3 BofA oil, gas and metals scenarios
In the “bad,” or baseline, scenario, a “face-saving solution” would be found after 12 months of war, but restrictions on Russian financial entities would continue after the conflict is resolved, Blanch said. These export limitations could “force a major rerouting of commodity movements around the world,” with Russian commodity flows “fundamentally diverted away from Europe and the United States” and instead heading to China. While “modest surpluses and deficits” could emerge for some commodities, Blanch predicts that these “dislocations” would not be a blow to the global economy.
In the “bad” scenario, Blanch predicts that oil prices will average $110 per barrel as Russian oil flows shift to China and India, and “demand destruction” would become “noticeable” as oil prices rise.
If Chinese refiners start using more Russian oil at the expense of Middle Eastern oil, Blanch believes the latter’s flows will be redirected to Europe. In the near term, he also expects Russia to hoard a supply of crude oil, eventually slowing some production until those bottlenecks are resolved. These resolutions, he added, would likely be “slow to materialize” and would result either from U.S. shale production or an OPEC production ramp-up.
If low supply from Russia continues, Blanch predicts gas prices will average €105 per megawatt hour. The “bad” scenario would also decrease European storage stocks, especially as winter approaches, if Asian gas demand this summer stays at 2021 levels.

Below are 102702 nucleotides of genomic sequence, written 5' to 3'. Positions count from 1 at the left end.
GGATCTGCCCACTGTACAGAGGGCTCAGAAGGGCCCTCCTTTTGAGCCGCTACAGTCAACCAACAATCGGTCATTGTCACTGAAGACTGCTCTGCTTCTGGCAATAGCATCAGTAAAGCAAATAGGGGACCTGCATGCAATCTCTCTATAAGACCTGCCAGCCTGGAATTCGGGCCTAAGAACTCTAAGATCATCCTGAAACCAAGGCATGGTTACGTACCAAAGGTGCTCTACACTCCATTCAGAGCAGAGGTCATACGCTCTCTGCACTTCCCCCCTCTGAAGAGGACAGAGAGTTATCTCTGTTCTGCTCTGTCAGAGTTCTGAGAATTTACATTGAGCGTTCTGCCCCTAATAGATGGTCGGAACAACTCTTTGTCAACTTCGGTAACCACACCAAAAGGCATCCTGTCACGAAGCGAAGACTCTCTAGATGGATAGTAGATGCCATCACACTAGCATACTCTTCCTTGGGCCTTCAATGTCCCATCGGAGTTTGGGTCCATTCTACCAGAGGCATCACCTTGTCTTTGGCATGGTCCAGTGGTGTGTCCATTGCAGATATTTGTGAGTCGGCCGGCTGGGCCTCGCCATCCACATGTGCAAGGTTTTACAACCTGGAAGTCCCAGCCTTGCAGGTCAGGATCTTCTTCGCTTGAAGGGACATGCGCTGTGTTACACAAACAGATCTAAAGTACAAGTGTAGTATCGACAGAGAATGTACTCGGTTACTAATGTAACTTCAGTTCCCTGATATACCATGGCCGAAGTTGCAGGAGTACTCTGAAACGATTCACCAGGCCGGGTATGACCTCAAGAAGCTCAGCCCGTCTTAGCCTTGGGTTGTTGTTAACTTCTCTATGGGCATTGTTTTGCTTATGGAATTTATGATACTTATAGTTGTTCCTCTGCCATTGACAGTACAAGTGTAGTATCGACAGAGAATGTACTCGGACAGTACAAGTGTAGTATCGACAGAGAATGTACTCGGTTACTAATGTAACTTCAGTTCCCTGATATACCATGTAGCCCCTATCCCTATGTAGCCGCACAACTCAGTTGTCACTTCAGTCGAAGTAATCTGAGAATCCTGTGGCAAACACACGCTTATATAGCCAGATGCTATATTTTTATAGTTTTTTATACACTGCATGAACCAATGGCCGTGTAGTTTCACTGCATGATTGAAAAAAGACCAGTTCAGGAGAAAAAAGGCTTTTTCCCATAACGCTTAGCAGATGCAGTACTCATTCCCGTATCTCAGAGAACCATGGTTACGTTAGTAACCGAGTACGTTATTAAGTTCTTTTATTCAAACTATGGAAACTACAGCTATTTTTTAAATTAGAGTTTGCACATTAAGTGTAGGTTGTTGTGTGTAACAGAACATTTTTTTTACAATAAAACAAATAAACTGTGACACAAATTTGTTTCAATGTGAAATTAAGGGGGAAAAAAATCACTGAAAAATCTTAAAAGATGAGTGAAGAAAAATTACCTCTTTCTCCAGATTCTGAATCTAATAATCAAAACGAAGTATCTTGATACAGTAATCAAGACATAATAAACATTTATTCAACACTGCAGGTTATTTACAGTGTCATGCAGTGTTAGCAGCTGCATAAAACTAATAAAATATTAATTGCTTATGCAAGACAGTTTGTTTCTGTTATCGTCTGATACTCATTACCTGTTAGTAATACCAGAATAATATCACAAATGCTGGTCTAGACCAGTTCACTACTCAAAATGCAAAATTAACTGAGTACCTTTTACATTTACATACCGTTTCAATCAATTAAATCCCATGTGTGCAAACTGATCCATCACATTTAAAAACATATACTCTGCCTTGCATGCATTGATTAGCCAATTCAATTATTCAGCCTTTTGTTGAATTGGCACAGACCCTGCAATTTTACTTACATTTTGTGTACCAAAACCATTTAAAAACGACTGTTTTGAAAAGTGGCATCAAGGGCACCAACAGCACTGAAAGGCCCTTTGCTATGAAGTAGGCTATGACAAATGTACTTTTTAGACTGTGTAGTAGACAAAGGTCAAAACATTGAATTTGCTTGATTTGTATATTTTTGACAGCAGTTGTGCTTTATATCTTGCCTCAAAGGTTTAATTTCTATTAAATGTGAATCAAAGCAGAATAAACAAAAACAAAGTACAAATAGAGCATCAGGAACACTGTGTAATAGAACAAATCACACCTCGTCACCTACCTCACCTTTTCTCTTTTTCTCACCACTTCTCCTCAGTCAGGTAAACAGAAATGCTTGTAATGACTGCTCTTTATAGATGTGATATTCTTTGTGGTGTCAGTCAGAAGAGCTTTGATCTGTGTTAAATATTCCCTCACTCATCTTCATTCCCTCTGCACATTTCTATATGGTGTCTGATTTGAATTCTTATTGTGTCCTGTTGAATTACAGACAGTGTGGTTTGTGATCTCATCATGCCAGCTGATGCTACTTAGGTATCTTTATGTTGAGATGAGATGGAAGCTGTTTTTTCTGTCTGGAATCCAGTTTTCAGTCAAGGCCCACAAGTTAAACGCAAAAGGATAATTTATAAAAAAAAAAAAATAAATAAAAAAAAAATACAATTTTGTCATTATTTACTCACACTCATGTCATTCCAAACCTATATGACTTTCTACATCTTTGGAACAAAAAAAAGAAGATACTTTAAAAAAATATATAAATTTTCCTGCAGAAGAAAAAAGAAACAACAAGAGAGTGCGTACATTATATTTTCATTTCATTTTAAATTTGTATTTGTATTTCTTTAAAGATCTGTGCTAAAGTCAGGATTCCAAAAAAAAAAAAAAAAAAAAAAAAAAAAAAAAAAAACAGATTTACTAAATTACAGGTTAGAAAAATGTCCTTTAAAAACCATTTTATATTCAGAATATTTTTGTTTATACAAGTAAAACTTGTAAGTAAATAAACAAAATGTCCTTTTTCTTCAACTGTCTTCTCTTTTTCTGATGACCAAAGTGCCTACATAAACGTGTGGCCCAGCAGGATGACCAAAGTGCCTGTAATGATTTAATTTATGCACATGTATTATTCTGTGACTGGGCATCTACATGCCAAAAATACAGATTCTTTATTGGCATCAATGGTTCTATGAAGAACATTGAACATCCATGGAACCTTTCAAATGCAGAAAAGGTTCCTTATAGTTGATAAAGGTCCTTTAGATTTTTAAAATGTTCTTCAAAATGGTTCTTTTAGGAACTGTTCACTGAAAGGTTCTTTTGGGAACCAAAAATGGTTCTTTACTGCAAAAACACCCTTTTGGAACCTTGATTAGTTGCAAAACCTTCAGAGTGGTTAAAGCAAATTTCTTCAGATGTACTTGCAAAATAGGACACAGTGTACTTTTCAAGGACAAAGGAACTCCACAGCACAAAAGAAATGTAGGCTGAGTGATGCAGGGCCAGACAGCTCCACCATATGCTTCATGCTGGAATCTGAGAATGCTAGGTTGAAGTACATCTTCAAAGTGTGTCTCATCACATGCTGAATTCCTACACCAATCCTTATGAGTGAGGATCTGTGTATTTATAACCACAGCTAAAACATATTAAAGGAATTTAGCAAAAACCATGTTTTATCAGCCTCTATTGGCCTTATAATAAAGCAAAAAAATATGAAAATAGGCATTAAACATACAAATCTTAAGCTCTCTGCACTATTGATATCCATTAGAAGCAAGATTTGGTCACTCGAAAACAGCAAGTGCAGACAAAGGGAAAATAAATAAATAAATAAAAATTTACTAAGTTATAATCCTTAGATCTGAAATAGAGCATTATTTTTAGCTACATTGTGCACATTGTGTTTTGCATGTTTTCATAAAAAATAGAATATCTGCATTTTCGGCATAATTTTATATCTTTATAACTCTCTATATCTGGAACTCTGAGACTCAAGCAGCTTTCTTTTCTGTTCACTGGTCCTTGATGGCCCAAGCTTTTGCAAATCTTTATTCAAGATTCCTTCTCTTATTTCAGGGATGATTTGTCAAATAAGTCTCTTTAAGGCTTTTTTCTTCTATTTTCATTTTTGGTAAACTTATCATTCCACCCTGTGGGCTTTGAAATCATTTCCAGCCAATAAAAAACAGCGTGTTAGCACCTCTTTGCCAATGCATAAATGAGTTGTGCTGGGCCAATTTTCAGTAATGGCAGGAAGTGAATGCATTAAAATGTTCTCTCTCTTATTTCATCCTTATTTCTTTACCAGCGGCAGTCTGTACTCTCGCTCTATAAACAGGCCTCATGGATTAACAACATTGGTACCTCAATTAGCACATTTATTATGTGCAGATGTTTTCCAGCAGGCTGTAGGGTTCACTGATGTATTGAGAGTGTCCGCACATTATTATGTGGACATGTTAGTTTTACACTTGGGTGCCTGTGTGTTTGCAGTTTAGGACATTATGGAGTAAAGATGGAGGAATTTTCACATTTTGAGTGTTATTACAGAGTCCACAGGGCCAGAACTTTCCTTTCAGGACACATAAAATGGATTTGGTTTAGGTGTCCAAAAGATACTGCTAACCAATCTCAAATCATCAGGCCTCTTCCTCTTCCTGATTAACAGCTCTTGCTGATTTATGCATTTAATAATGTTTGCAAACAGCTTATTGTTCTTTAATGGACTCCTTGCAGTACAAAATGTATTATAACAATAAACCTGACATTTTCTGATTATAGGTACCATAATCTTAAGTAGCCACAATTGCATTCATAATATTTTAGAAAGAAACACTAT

Blanch expects prices to reach $4,000 in 2Q22, $4,250 in 3Q22, $4,500 in 4Q22, and $4,500 in 2023.
“Logistics and funding make it difficult for Russia to ship aluminum. China is self-sufficient, so Russian aluminum units are initially stranded. Depending on how quickly the war is settled, dislocations may Overall fundamentals will continue to tighten on supply additions,” he wrote.
Blanch thinks prices could reach $10,500 in 2Q22, $11,500 in 3Q22, $10,000 in 4Q22, and $9,500 in 2023.
“Logistics and financing make it difficult for Russia to ship copper, but the country is not a major exporter, so disruptions could keep the market tighter than without. Supply losses will keep the market global oversupplied in 2023/24,” he wrote.
Blanch predicts prices to be reached $35,000 in 2Q22, $40,000 in 3Q22, $35,000 in 4Q22, and $37,500 in 2023.
“Russia accounts for around 20% of the class 1 refined nickel market. With tight fundamentals, China could eventually take the bulk of Russian production, but it will take time to re-route materials, so it depends on how quickly with which the war is settled. LME stocks will fall to extremely low levels,” he wrote.
Blanch expects prices to reach $1,250 in 2Q22, $1,500 in 3Q22, $1,500 in 4Q22, and $1,500 in 2023.
“Russia is a relatively small platinum producer. With a still oversupplied global market and sufficient stocks available, prices need to remain capped. There is an incentive to switch from palladium to platinum in catalysts,” he said. writing.
Finally, Blanch predicts that palladium prices will reach $3,250 in 2Q22, $3,250 in 3Q22, $2,750 in 4Q22, and $2,750 in 2023.
“Russia is a major supplier of palladium. The Western world will continue to use Russian ounces, but as contracts expire they will try to switch to South African supply. This change may take time, from so prices could skyrocket in the near term for palladium to palladium in automotive catalysts,” he wrote.